Penicillium is a genus
, growing as green,
blue or white mold
s on decay
ing food, especially fruit
The name Penicillium comes from the Latin word for brush, penicillus,
based on the brush-like shape of the fruiting (spore-bearing)
structures as seen
under a microscope.
For the most part, Penicillium species like low temperatures. It is
a versatile and opportunistic fungus than employs a wide
range of enzymes to attack a host of organic foodstuffs.
Eating infected food can be dangerous to animals and humans
alike, as the fungi can produce dangerous toxins (mycotoxins),
some of which are carcinogenic, and others that can cause
serious deleterious effects.
Penicillium isn't all bad, however. Some species are used to
produce and ferment cheese. Nor should we forget
P. notatum and P. chrysogenum, from which we can produce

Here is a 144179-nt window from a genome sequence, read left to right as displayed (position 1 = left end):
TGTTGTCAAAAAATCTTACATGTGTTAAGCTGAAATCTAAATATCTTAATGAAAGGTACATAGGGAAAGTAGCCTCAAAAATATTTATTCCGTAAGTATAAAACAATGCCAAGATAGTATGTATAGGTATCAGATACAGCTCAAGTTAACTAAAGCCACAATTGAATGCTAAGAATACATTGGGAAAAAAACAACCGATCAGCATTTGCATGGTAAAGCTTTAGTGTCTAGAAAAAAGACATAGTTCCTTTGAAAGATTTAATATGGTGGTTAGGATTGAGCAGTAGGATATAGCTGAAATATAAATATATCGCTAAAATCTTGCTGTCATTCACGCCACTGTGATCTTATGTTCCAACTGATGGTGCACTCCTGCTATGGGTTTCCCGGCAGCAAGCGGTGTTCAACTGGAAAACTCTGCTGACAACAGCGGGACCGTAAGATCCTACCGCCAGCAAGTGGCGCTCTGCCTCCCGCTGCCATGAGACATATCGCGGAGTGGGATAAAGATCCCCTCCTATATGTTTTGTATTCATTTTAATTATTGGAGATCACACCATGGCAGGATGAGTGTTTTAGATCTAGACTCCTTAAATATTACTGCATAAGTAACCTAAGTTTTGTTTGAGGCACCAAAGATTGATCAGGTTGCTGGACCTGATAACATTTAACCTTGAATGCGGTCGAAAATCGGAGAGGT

the antibiotic Penicillin.
There are over 230 species of Penicillium, but some of the
best known are:
P. italicum - blueish, most commonly found on citrus fruit.
P. digitatum - olive-green, also fond of citrus fruit.
P. roqueforti - blue, used in the production of Roquefort cheese.
P. gorgonzola - bluish-green, used in cheese production (e.g. gorgonzola).
P. expansum - blue/white, often found on inappropriately stored apples.
P. notatum - white, used to produce Penicillin, which the mold secretes as it grows.
P. chrysogenum - similar to notatum.
P. glaucum - blue, used in production of cheese.
P. wortmanii - used to produce wortmannin.